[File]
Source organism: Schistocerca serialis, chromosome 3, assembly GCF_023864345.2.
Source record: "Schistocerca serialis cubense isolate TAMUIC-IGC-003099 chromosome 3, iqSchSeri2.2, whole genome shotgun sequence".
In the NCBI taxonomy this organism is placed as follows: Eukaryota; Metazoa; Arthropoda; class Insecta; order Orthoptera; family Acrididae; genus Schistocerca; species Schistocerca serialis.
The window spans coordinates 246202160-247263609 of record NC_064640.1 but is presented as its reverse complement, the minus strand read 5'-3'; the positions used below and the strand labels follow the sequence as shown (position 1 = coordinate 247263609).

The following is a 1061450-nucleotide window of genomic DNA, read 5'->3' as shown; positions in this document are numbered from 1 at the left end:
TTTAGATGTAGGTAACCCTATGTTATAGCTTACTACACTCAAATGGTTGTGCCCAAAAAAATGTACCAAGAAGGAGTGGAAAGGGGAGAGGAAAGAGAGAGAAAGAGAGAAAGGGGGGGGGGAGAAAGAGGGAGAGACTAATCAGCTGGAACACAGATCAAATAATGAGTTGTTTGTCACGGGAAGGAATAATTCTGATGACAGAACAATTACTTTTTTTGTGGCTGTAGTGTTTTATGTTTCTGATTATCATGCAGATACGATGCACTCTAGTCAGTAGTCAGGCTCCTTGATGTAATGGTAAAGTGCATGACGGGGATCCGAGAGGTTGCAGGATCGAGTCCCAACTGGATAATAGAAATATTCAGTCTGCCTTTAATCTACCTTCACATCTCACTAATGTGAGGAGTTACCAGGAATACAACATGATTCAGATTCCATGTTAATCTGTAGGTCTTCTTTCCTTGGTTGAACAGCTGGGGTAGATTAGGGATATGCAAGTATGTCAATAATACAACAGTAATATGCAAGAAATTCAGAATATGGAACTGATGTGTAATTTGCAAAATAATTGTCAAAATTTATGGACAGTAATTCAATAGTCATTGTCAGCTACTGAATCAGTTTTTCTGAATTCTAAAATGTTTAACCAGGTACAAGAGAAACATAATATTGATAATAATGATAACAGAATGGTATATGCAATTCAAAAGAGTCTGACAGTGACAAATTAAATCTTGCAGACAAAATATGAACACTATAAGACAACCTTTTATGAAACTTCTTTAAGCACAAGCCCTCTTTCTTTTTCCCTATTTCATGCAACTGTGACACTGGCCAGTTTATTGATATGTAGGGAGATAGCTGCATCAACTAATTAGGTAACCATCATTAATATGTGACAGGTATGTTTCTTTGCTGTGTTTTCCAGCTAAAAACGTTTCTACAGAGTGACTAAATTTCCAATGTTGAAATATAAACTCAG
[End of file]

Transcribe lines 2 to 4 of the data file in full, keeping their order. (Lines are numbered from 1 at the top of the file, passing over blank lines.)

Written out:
Source record: "Schistocerca serialis cubense isolate TAMUIC-IGC-003099 chromosome 3, iqSchSeri2.2, whole genome shotgun sequence".
In the NCBI taxonomy this organism is placed as follows: Eukaryota; Metazoa; Arthropoda; class Insecta; order Orthoptera; family Acrididae; genus Schistocerca; species Schistocerca serialis.
The window spans coordinates 246202160-247263609 of record NC_064640.1 but is presented as its reverse complement, the minus strand read 5'-3'; the positions used below and the strand labels follow the sequence as shown (position 1 = coordinate 247263609).